The Seismic Story of the Nile Valley Landslide - Foreshocks, Mainshock and Aftershocks

The Seismic Story of the Nile Valley Landslide - Foreshocks, Mainshock and Aftershocks Lidar image of the Nile Valley Landslide with location of stations installed after the slide (triangles) and best-fit post-slide event locations (circles). The dashed line indicates the approximate boundaries of the landslide and uplifted areas at the toe. Lidar image provided by Washington State Department of Transportation.
The Nile Valley landslide, in Washington State, 11 October 2009, was a translational slide involving a volume of material on the order of 10^7 cubic meters. It damaged a highway and several houses and diverted a river, causing flooding. Fortunately no one was injured because the landslide gave warning “foreshocks,” - rumbling sounds, rocks raveling, and a smaller precursory landslide in the days and hours beforehand.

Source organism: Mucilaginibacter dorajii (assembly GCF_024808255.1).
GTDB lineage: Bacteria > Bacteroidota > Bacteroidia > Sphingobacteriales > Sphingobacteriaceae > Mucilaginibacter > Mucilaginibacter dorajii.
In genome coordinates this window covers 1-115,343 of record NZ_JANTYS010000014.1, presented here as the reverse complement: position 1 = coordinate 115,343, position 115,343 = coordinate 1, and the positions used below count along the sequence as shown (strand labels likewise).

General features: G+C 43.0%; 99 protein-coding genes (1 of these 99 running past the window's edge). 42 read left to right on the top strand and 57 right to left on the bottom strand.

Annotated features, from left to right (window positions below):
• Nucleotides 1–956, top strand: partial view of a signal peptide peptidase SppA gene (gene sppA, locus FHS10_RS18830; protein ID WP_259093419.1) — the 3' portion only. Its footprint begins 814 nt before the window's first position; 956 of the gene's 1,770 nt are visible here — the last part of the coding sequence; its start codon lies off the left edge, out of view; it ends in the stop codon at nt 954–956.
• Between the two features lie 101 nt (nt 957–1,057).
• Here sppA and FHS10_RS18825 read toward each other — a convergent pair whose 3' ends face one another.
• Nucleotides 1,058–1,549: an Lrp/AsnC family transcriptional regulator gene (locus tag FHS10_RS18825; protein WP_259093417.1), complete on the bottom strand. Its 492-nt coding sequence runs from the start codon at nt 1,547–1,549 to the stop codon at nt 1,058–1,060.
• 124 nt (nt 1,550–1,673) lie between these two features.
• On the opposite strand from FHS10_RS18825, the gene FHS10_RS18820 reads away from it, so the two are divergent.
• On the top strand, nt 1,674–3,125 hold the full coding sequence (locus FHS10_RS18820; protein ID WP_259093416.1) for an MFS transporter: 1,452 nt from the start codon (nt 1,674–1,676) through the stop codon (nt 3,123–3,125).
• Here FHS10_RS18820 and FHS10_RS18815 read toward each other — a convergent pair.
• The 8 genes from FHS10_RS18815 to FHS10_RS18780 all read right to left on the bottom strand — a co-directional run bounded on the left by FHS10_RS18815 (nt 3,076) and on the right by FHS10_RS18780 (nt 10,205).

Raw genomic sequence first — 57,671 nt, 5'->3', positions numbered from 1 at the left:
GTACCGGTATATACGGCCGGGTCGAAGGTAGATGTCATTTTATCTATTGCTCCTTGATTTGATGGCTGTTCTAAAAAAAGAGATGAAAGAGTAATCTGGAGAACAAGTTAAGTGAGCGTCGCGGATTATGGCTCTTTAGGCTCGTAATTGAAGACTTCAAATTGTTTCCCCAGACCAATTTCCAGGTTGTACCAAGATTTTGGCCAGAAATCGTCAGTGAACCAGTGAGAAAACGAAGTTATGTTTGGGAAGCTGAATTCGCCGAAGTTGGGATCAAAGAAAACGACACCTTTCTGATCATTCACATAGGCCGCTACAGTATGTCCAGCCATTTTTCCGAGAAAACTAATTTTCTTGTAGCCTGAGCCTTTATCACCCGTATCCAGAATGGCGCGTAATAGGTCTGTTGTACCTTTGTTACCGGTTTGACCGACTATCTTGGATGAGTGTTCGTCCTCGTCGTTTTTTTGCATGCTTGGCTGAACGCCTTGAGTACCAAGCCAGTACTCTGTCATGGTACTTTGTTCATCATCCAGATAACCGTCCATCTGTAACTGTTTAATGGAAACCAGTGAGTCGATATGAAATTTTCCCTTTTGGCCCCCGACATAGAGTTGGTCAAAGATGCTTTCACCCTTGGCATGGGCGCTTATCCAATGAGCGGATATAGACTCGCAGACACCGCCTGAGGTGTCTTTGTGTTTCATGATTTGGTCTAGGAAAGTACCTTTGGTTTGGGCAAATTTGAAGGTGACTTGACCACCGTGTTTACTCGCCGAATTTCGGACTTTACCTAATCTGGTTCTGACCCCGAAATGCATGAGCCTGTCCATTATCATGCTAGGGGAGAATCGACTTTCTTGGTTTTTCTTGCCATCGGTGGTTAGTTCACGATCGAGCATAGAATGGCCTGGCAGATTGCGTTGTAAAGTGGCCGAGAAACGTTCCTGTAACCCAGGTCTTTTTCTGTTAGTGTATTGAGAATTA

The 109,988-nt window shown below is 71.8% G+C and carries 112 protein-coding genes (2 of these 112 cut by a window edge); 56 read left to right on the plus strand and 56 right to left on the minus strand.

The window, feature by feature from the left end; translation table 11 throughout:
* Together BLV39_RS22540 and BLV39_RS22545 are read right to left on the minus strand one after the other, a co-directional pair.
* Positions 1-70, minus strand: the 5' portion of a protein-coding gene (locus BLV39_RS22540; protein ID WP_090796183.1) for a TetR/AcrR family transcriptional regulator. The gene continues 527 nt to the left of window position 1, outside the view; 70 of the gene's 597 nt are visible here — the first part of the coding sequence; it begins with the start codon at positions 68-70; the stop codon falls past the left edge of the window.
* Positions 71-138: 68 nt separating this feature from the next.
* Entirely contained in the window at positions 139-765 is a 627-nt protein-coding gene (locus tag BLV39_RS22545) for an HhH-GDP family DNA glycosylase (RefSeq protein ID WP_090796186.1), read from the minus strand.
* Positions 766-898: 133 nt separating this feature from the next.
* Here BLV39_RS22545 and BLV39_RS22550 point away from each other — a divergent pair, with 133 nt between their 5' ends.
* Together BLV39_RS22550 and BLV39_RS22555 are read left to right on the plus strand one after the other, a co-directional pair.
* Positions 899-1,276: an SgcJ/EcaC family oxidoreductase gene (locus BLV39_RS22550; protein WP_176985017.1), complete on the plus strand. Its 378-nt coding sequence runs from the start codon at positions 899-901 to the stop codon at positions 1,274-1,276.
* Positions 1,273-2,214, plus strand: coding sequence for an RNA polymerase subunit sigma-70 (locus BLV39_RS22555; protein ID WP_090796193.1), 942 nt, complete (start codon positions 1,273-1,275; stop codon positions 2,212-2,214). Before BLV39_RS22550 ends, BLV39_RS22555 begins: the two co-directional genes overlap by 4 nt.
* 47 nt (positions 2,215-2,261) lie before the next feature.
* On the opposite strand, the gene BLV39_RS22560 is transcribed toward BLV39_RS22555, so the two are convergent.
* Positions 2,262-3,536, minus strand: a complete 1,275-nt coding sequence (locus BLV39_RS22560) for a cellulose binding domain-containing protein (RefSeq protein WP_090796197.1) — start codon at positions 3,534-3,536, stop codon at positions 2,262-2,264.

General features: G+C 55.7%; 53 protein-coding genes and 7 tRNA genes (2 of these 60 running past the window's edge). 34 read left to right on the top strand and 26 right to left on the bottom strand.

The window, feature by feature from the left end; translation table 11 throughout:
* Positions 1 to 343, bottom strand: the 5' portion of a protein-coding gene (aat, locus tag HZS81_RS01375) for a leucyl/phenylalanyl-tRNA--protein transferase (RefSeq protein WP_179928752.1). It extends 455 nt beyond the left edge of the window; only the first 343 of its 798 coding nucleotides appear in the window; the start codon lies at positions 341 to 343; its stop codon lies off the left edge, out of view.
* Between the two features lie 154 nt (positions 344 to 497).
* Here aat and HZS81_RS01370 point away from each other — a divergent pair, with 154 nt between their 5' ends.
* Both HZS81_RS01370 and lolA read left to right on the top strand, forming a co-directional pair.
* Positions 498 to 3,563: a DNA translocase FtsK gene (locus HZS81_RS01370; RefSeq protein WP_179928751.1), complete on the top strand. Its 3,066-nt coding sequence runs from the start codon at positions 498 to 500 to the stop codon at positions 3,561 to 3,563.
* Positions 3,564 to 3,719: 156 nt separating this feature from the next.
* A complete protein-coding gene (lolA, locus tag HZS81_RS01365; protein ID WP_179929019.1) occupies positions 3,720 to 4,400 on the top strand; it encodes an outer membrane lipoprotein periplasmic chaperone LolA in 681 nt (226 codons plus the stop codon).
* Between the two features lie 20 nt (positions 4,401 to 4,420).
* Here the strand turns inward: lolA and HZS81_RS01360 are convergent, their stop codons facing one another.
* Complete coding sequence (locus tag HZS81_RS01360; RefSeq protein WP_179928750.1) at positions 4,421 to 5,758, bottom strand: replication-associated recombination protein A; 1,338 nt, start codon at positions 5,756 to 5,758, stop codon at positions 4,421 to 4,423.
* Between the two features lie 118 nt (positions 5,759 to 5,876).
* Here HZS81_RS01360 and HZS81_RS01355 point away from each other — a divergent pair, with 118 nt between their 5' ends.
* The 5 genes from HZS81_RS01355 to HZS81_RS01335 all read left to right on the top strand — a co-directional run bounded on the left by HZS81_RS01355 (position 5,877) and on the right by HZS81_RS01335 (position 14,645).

</p><p>The “mainshock” was a complex ground failure sequence occurring over the course of about 24 hours. The more energetic events generated seismic signals that were captured by two Pacific Northwest Seismic Network (PNSN) short-period regional stations 12 and 29km away. This precise seismic timeline, in combination with detailed eyewitness reports and studies of the geology of the landslide resulted in a detailed account of the unfolding of a landslide unlike any other.
</p><p>After the landslide occurred, we installed 16 temporary seismic stations. Despite a lack of significant continued movements, our instruments detected more than 60 small events, or “aftershocks.” We were able to locate some of the larger events using beamforming techniques. Station locations and event locations are shown on the figure below. The events were at the headscarp north of the slide, most likely slope failures due to instability of the newly created cliff-face.
</p><p>Anderson, D. and G. Taylor (2010), Nile Landslide Timeline Narrative Report, Washington State Dept of Transportation, Unpublished Report.
</p><p>Acknowledgements: Thanks to the Washington State DNR and DOT, in particular to Doug Anderson and Gabe Taylor. Also to IRIS PASSCAL for lending us equipment and Agnes Helmstetter for sharing her event location methods.</p>


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